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Core Competencies in Hospital Medicine 2017 Revision. Section 3: Healthcare Systems (Subsections 3.1-3.24)

© 2017 Society of Hospital Medicine

Core Competencies Table of Contents

SECTION 3: HEALTHCARE SYSTEMS

3.1 CARE OF THE OLDER PATIENT

Persons aged 65 years or older represent only 14% of the US population, yet account for more than 34% of hospital discharges.1-4 The population aged 65 years and older is growing at a faster rate than the total population, and the number of persons in this group is projected to double by 2050.1-4 Because of decreased physiologic reserves, changes in pharmacokinetics of medications, and decreased functional capacity of organ systems, the hospitalized older patient is at risk for many poor outcomes. Such outcomes include cognitive and functional decline, prolonged length of stay, higher rates of readmission, and increased risk of death. Because of clinically significant functional decline experienced during hospitalization, more than 28% of older patients are discharged to nursing care facilities rather than home.1 These outcomes have profound medical, psychosocial, and economic effects on individual patients, families, and society. In addition to disease-based management, care of the older inpatient must be approached within a specific psychosocial and functional context. Hospitalists must engage in a collaborative, interprofessional approach to optimize care provided to older patients, beginning at the time of hospital admission and continuing through all care transitions. Hospitalists should lead initiatives that improve the care of older patients.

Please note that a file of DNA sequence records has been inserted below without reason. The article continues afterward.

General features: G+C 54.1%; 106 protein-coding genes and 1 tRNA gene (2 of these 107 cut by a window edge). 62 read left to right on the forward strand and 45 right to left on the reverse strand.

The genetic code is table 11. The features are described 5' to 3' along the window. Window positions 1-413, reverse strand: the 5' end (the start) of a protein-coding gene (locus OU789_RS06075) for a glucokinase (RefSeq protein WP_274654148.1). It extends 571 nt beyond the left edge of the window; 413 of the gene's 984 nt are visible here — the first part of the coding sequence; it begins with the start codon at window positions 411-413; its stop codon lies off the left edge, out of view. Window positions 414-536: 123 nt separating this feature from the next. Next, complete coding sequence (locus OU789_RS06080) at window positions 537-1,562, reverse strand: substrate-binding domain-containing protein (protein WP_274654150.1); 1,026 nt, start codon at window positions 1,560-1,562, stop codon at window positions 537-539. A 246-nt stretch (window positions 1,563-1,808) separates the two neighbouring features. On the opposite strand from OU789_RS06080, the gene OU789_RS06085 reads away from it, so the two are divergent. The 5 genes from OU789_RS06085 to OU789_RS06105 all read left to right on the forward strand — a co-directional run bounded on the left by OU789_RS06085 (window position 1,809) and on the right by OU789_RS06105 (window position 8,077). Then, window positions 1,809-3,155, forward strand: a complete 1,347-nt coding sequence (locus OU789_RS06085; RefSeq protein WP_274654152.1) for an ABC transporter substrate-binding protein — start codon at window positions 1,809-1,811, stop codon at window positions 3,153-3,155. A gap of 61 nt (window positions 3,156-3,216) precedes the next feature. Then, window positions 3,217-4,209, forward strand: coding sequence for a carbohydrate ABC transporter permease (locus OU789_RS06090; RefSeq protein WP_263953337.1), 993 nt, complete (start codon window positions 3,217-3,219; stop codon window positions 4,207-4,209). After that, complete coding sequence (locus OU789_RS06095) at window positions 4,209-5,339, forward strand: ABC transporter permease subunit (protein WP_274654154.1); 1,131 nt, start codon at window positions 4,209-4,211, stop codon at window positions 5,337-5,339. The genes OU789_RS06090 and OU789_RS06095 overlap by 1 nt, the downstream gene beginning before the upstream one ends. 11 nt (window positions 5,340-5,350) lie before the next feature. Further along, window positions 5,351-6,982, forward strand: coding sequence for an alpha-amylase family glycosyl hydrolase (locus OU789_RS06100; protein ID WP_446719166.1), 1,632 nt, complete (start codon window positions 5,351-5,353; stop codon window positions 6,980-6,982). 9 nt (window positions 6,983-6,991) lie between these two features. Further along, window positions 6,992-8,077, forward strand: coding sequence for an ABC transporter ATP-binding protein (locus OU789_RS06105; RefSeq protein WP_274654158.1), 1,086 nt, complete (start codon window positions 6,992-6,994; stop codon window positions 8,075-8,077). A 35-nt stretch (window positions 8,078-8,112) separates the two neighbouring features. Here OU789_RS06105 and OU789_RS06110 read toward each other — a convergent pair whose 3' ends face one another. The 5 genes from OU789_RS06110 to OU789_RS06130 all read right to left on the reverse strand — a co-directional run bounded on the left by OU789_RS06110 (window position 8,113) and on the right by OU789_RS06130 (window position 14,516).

KNOWLEDGE 
Hospitalists should be able to:

  • Describe common complications related to hospitalization in older patients.
  • Describe physiologic changes with aging that create increased vulnerability to adverse events during hospitalization.
  • Describe patient-specific, environmental, and iatrogenic risk factors for complications in hospitalized older patients.
  • Describe the high-risk medication classes that lead to most unplanned emergency department visits and emergency hospitalizations in older patients.
  • Describe the medical, psychosocial, and economic impact of hospitalization on older patients and their families. 
  • Describe interventions shown to improve outcomes in hospitalized older patients.
  • Describe postacute care options that can enable older patients to regain functional capacity.
  • Identify all forms of delirium.
  • Describe the impact of delirium on patients’ functional and cognitive recovery from the acute illness.
  • Recognize that agitation is a symptom of a disease, often delirium, and that the underlying cause must be addressed to ensure adequate care.  
  • Appreciate the risks and complications associated with restraint use.
  • Summarize the costs and implications of the intersection between healthcare finance and obtaining resources to compensate for functional deficits in older patients. 

SKILLS 
Hospitalists should be able to: